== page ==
Vertica Architecture Basics

There are several key concepts at the core of the Vertica architecture that you should understand, which are explained the the following sections.

Column Storage

Vertica stores data in a column format so it can be queried for best performance. Compared to row-based storage, column storage reduces disk I/O making it ideal for read-intensive workloads. Vertica reads only the columns needed to answer the query. For example:

=> SELECT avg(price) FROM tickstore WHERE symbol = 'AAPL' and date = '5/31/13';

For this example query, a column store reads only three columns while a row store reads all columns:

Data Encoding and Compression

Vertica uses encoding and compression to optimize query performance and save storage space.

Encoding converts data into a standard format. Vertica uses a number of different encoding strategies, depending on column data type, table cardinality, and sort order. Encoding increases performance because there is less disk I/O during query execution. In addition, you can store more data in less space.

Compression transforms data into a compact format. Vertica uses several different compression methods and automatically chooses the best one for the data being compressed. Using compression, Vertica stores more data, provides more views, and uses less hardware than other databases. Using compression lets you keep much more historical data in physical storage.

The following shows compression using sorting and cardinality:

For more information, see Data Encoding and Compression.


Clustering supports scaling and redundancy. You can scale your database cluster by adding more nodes, and you can improve reliability by distributing and replicating data across your cluster.

Column data gets distributed across nodes in a cluster, so if one node becomes unavailable the database continues to operate. When a node is added to the cluster, or comes back online after being unavailable, it automatically queries other nodes to update its local data.


A projection consists of a set of columns with the same sort order, defined by a column to sort by or a sequence of columns by which to sort. Like an index or materialized view in a traditional database, a projection accelerates query processing. When you write queries in terms of the original tables, the query uses the projections to return query results.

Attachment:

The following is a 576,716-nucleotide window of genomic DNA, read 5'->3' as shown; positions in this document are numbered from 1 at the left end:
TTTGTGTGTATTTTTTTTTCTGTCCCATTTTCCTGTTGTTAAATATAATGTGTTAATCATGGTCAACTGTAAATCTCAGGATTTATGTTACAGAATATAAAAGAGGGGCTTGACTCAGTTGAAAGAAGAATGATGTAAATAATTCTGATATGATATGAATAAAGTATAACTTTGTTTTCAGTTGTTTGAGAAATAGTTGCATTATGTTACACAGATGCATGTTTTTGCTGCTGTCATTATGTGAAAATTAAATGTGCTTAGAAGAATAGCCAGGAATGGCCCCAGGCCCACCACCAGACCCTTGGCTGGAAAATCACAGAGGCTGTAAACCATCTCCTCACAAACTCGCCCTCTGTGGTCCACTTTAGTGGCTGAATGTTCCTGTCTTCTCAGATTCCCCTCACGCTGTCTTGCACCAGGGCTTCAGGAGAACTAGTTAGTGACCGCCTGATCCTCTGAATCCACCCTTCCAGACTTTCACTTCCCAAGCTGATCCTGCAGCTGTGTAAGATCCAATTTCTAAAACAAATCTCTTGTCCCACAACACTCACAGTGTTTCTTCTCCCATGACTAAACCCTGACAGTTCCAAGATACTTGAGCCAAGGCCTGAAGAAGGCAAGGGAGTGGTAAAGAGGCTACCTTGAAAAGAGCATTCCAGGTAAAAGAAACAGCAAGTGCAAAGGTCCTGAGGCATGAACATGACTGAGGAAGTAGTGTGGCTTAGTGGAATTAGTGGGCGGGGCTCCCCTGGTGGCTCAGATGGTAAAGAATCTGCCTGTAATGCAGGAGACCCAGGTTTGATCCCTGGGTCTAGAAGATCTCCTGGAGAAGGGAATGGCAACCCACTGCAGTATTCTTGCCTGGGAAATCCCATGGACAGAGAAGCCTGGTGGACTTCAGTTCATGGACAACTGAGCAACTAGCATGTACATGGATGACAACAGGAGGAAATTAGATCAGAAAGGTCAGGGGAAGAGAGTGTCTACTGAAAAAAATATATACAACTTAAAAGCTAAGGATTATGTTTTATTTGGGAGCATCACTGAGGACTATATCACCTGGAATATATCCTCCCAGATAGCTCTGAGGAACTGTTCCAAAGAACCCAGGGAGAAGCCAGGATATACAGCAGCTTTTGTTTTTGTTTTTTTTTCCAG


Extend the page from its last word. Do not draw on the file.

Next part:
Projections are distributed and replicated across nodes in your cluster, ensuring that if one node becomes unavailable, another copy of the data remains available. For more information, see K-Safety in an Enterprise Mode Database.

Automatic data replication, failover, and recovery provide for active redundancy, which increases performance. Nodes recover automatically by querying the system.

Logical and Physical Schema

Vertica stores information about database objects in the logical schema and the physical schema. The difference between the two schemas and how they relate to data storage is an important and unique aspect of the Vertica architecture.

A logical schema consists of objects such as tables, constraints, and views. Vertica supports any relational schema design that you choose. A physical schema consists of collections of table columns called projections. A projection can contain some or all of the columns of a table.

Continuous Performance

Vertica queries and loads data continuously 24x7.

Concurrent loading and querying provides real-time views and eliminates the need for nightly load windows. On-the-fly schema changes allow you to add columns and projections without shutting down your database; Vertica manages updates while keeping the database available.


It is helpful to understand the following terms when using Vertica:


A computer system with a 64-bit Intel or AMD processor, RAM, hard disk, and TCP/IP network interface (IP address and hostname). Hosts share neither disk space nor main memory with each other.


An instance of Vertica consists of the running Vertica process and disk storage (catalog and data) on a host. Only one instance of Vertica can be running on a host at any time.


A host configured to run an instance of Vertica. It is a member of the database cluster. For a database to have the ability to recover from the failure of a node requires a database K-safety value of at least 1 (3+ nodes).


The concept of Cluster in the Vertica Analytics Platform is a collection of hosts with the Vertica software packages (RPM or DEB) that are in one admin tools domain. You can access and manage a cluster from one admintools initiator host.


A cluster of nodes that, when active, can perform distributed data storage and SQL statement execution through administrative, interactive, and programmatic user interfaces.

Although you can define more than one database on a cluster, Vertica supports running only one database per cluster at a time.